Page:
The playing of the Orchestra of Teatro Lirico Giuseppe Verdi di Trieste under conductor Fabrizio Maria Carminati is especially impressive, shining bright in repertoire it clearly relishes, and there are some lovely solo contributions from the orchestra principals. The sound recordists and production company Little Tribeca has recorded the album at 24bit-96kHz, achieving first-class engineering, with a particularly impressive balance between soloist and orchestra. The booklet essay is disappointing; it uses plenty of words but gives little of the information I wanted. By way of consolation, Aparté is to be congratulated for providing full sung texts with English translations alongside.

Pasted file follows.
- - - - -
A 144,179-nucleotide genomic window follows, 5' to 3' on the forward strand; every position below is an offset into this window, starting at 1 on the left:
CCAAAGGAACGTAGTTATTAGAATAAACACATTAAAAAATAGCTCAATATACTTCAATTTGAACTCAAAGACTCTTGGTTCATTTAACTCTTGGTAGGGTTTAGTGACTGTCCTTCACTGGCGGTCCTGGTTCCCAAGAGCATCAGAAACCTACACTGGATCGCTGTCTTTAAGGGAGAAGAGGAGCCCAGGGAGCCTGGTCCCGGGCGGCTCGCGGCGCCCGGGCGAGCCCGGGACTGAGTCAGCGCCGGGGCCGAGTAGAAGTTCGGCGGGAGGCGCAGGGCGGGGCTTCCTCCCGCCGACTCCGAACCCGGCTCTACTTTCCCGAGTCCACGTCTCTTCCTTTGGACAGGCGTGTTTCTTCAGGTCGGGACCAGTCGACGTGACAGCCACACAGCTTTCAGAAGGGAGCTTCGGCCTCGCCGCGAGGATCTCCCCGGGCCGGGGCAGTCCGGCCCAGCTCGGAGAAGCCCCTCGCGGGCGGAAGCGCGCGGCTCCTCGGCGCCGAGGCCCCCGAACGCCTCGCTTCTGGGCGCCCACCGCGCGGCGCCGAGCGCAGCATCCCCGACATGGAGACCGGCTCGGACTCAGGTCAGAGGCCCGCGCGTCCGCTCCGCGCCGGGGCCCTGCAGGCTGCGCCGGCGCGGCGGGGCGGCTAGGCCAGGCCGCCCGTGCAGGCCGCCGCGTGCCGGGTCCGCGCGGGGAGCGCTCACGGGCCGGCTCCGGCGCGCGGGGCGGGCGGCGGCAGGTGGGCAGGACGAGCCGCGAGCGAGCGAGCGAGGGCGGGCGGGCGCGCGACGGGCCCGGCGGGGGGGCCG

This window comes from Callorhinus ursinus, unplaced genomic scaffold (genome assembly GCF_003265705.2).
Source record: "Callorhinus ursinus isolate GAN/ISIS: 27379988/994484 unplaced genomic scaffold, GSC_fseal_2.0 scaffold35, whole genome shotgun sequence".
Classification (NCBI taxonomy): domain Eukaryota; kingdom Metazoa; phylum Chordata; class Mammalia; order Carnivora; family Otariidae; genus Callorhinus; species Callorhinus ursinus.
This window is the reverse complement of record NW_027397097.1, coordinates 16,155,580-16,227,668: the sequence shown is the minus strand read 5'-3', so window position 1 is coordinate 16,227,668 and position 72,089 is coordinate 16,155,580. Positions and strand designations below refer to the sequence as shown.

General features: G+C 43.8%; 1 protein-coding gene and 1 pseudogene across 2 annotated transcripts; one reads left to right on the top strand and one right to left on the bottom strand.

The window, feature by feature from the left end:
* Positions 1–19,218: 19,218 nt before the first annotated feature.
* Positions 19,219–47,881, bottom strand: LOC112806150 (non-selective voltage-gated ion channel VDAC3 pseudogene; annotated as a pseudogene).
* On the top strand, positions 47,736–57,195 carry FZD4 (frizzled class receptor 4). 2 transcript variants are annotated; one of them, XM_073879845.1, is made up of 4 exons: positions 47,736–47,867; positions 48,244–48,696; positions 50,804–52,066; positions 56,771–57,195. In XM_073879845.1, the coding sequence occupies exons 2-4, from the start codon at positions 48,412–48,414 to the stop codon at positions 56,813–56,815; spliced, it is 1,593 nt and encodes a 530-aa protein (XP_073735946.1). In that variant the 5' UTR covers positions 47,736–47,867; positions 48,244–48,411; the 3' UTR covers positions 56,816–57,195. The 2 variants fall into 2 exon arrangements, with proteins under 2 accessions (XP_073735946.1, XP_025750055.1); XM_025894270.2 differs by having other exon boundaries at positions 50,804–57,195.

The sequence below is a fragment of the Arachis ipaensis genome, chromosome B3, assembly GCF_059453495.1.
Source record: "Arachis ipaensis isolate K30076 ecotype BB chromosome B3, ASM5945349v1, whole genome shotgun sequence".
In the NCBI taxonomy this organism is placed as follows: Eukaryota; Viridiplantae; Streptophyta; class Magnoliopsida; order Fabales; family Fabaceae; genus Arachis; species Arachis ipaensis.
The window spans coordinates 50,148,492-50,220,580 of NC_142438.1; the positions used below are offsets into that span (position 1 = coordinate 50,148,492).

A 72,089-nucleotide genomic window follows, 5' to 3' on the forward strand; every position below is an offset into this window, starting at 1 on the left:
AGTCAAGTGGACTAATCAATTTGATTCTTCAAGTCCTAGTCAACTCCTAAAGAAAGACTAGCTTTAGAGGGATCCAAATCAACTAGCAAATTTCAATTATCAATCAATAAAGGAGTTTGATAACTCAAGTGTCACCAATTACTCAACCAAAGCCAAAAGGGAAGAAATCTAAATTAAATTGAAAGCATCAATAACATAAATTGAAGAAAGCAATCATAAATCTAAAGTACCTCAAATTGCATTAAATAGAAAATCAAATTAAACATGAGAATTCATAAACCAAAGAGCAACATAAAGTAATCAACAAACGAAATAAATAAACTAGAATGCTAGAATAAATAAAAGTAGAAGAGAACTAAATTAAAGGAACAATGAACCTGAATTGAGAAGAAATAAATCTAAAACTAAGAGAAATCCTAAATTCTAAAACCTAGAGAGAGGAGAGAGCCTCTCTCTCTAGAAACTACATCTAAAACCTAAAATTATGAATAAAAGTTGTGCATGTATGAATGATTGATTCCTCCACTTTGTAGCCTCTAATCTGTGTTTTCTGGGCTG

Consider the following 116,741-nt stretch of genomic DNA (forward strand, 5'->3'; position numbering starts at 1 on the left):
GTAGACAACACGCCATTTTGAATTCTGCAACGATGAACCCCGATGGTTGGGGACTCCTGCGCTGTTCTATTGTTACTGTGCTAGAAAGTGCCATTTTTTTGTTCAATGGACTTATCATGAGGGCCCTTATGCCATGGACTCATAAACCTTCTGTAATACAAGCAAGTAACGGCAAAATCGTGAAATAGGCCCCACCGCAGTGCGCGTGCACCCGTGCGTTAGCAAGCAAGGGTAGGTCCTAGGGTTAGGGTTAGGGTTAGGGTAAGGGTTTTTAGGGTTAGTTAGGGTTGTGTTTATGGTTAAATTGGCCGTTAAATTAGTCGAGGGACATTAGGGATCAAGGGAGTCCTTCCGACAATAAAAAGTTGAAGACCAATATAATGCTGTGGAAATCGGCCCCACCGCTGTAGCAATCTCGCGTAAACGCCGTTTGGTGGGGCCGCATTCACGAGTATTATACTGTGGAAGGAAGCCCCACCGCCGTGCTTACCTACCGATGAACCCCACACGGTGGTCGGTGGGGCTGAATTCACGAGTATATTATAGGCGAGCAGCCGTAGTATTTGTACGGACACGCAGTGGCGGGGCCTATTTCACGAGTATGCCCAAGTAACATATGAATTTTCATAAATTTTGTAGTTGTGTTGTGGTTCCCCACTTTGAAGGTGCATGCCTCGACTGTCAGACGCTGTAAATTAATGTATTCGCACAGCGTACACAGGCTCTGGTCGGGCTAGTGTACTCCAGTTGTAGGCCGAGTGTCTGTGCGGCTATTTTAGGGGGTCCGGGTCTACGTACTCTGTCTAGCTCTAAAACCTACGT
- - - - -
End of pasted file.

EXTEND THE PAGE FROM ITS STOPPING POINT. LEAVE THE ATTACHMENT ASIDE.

I know from my own experience how tempting it is to rely on recordings of opera recital collections from renowned performers from the past, but listening to Uria-Monzon’s first solo recital of many great assoluta arias is a delight. 'Assoluta' is certainly an album opera enthusiasts might wish to explore.

Michael Cookson

Contents
Francesco CILEA (1866-1950)
Adriana Lecouvreur
1. Io son l'umile ancella [3:23]
Giacomo PUCCINI (1858-1924)
Tosca
2. Vissi d'arte [3:18]
Pietro MASCAGNI (1863-1945)
Cavalleria rusticana
3. Voi lo sapete o mamma [3:28]
Umberto GIORDANO (1867-1948)
Andrea Chénier
4. La mamma morta [5:10]
Giacomo PUCCINI
Manon Lescaut
5. Sola, perduta, abbandonata [4:56]
Amilcare PONCHIELLI (1834-1886)
La Gioconda
6. Suicidio! [3:58]
Giacomo PUCCINI
Suor Angelica
7. Senza mamma, o bimbo [4:52]
Vincenzo BELLINI (1801-1835)
Norma
8. Casta Diva [6:36]
Giuseppe VERDI (1813-1901)
Macbeth
9. Nel dì della vittoria... Vieni t'affretta! [7:26]
10. Una macchia è qui tuttora! [9:57]
La forza del destino
11. Pace, pace mio Dio! [5:14]